Death and Rebirth – this is what happens with chronic pain.
When most people think of death, it is not uncommon to think of the famous stages of grief: Denial, Anger, Bargaining, Depression, Acceptance. In truth, the five stages of grief have actually been largely debunked, showing there is no order to grief (though you do usually hit all five stages somewhere). But the reality is that the first four stages happen without any effort, just naturally. The last part, the acceptance, that takes effort, that is necessary before rebirth.
What you should notice is that there is an old self (before pain – Part A), and a new self (with pain – Part B). But, the important part of the diagram is the overlap (the grey area); this is the you before pain that continues to be, even after pain set in. You don’t lose (all) of who you are with pain…you retain much of who you are and then can (and must) integrate the old with the new. For instance, the old you might have been able to run fast and play piano – the new you might still be able to play piano (the overlap), you can no longer run fast (the lost, old self), but you might have discovered a skill at crossword puzzles (the entirely new self).
I can easily digress into the “when the universe closes a door, it opens a window” and other such phrases, but those do not clearly make the point. The point is not that this chapter of your life is over and a new one has begun – it is that you (YOU) continue moving forward, developing the new but still retaining parts of the old. We’re not “throwing the baby out with the bathwater” here…the idiom or saying that really fits here is this – the caterpillar, with change, develops into the butterfly.
Now, before you can fully embrace this concept, I believe that you must properly grieve and let go of the old self (the parts that are lost). So, back to the stages of grief (but in terms of your pain) – first you can’t believe this is your life; then you are angry at how unfair the situation is; then you start talking to doctors, witchdoctors, anyone who might help; then you see little hope for beating the pain and depression sets in; and finally (hopefully), you can reach a place of acceptance – but getting to this last piece is the hardest part. And until you achieve a level of acceptance, you won’t be able to truly grow in a positive direction. The rest of the process will happen naturally, but this last piece, acceptance, is both the most necessary and the one needing the most effort.
Not the same as chronic pain, but here’s my example. When I moved from Buffalo, NY to New York City I learned to walk everywhere or use the buses/subways – but, if you had told me that I had to abandon my car while I was still living in Buffalo, I would have said “heck no” and kept on driving. I wasn’t going to try to learn a new way of doing things until life forced me to completely let go of the old way. Until you accept that the old way is completely gone (sad as that may be), you will have trouble embracing the new approach. (The butterfly cannot become the butterfly until it relinquishes the identity of the caterpillar…and moves forward).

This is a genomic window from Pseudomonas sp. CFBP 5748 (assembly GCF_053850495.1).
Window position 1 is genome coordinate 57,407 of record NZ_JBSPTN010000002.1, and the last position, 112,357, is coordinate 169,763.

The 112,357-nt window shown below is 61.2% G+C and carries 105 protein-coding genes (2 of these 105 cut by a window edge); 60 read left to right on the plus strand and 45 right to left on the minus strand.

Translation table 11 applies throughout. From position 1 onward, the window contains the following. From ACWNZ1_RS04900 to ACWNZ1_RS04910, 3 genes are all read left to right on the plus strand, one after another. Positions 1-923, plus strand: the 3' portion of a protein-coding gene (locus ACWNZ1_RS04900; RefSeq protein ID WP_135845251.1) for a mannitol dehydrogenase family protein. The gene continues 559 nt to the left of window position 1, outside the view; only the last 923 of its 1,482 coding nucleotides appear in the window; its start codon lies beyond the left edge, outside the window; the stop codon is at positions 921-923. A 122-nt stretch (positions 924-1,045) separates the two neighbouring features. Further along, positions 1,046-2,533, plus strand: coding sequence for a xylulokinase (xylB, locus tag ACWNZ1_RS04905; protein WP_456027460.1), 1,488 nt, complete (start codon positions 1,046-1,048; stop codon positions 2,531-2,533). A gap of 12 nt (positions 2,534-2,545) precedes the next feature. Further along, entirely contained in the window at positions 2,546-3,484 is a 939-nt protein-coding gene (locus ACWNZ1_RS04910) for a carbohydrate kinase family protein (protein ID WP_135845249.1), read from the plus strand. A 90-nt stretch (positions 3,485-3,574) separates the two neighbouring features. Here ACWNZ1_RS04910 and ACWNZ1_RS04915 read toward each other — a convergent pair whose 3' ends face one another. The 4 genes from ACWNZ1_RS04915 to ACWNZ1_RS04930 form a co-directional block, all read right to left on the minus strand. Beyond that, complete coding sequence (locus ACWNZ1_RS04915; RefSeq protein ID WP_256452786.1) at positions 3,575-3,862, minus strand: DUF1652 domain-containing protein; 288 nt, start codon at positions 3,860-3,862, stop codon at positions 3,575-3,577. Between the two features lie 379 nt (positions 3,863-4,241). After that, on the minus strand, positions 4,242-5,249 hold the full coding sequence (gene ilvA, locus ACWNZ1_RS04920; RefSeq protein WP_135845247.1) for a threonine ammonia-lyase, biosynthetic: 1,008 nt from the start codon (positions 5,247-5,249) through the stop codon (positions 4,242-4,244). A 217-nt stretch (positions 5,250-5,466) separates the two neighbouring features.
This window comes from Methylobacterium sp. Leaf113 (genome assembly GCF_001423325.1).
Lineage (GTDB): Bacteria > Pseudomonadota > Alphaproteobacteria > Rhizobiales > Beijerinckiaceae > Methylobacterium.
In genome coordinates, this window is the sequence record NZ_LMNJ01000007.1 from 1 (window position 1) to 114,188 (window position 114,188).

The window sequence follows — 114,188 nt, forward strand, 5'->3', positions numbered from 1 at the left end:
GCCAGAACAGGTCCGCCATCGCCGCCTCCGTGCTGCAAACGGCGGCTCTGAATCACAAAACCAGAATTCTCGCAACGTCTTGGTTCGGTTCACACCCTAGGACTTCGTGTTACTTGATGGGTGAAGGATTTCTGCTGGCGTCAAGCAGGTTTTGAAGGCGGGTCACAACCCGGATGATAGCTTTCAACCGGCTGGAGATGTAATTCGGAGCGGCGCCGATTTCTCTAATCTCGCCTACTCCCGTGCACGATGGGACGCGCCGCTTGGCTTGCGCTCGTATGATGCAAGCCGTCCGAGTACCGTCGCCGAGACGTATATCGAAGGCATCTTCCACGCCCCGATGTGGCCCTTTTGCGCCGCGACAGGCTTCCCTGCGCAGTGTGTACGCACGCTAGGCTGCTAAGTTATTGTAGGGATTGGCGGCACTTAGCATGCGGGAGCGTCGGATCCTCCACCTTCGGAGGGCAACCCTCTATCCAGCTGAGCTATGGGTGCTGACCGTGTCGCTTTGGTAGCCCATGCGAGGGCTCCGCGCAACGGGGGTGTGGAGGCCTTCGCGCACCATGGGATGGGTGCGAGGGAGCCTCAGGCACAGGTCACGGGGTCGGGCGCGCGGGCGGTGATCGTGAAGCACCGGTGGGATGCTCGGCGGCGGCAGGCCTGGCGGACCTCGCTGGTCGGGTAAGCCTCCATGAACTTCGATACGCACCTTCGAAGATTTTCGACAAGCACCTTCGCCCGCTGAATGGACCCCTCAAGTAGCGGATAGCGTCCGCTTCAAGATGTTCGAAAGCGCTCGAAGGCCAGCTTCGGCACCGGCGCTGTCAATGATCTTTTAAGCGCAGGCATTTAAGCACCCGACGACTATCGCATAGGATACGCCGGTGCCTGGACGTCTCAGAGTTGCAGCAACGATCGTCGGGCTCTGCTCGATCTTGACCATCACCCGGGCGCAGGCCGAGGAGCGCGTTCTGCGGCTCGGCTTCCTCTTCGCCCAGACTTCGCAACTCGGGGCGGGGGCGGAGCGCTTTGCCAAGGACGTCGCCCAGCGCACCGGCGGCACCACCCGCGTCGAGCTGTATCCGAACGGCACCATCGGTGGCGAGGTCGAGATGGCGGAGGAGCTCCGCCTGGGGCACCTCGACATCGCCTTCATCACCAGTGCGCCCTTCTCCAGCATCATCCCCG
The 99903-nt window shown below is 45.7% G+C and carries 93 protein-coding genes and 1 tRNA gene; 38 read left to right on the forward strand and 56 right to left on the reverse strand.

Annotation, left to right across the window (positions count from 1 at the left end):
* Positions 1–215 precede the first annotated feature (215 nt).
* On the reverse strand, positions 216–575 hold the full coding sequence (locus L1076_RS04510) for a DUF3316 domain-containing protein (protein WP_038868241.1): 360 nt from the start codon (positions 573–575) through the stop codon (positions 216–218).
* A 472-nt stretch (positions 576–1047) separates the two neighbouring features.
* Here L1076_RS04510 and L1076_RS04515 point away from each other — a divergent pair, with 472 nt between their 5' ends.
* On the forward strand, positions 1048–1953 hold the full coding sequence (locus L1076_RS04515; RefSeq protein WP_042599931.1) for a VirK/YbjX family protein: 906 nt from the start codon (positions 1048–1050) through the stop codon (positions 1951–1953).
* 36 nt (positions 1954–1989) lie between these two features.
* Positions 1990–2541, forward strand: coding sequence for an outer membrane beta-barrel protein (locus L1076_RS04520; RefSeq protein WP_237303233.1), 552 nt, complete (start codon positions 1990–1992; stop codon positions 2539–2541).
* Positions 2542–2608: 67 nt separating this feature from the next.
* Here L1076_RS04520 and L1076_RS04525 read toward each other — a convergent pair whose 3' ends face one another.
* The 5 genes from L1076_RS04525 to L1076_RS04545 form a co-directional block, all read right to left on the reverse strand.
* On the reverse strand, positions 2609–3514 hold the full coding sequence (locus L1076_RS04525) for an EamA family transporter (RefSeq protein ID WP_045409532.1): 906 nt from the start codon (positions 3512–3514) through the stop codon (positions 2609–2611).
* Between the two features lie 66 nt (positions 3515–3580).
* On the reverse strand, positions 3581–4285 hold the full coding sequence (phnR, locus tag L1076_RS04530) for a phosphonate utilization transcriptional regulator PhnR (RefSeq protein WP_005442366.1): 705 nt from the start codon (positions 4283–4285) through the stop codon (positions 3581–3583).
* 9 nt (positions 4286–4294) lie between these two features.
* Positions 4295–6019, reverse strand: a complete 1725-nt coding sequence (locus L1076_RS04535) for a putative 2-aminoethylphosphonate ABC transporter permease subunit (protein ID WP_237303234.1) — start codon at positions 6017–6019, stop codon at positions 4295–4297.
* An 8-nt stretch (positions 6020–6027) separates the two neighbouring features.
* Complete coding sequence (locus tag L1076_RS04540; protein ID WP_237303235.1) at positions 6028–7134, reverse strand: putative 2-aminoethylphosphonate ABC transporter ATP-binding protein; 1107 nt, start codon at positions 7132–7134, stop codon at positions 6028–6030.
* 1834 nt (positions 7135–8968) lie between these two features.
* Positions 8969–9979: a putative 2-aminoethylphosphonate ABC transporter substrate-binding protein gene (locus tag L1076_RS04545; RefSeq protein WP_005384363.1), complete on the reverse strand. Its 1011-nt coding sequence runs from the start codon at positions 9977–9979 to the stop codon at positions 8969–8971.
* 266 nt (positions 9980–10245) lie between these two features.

Let me reiteriate – you MUST grieve the loss of the old. How you do this is up to you (tears, shouts, getting rid of objects/mementos, talking through it, and so on). Nevertheless, it is my belief that without some form of emotional release, you can’t properly make the transition and start anew. So, go into your cocoon in whatever way you need to, allow yourself the time (and ask for patience from loved ones) and let the change take its course in the timeframe needed.
The acceptance process (ideally) should look something like this:
1) Accept that pain is a chronic and lasting part of your life
2) Accept that pain limits what you can do and how you can be “the old me” – this is letting go of the left half of the diagram, the A circle
3) Grieve the loss of those skills, activities, habits – by raging, crying, talking, and so on
4) Take stock of what skills/strengths you retain (in part or in total) – this is the overlap of the circles, the grey area
5) Consider what you can continue to do (even if in modified form) or what new jobs, hobbies, activities you might engage in with your current strengths and assets – this is still the grey/overlap
6) Develop the entirely new self, integrating new and old – the right half of the diagram, the B circle
Death and rebirth. Grief and loss. Begin by accepting that the whole whirlwind of emotions is reasonable and expected with chronic pain. Then you can start with exploring your emotions about the parts of you that are gone. From there you will hopefully find a place where you can see that, despite the losses, there is a “you” that continues to exist, live, even thrive and enjoy life. With restrictions. With a new outlook. With hope. As the butterfly – because the caterpillar, the old you, is gone.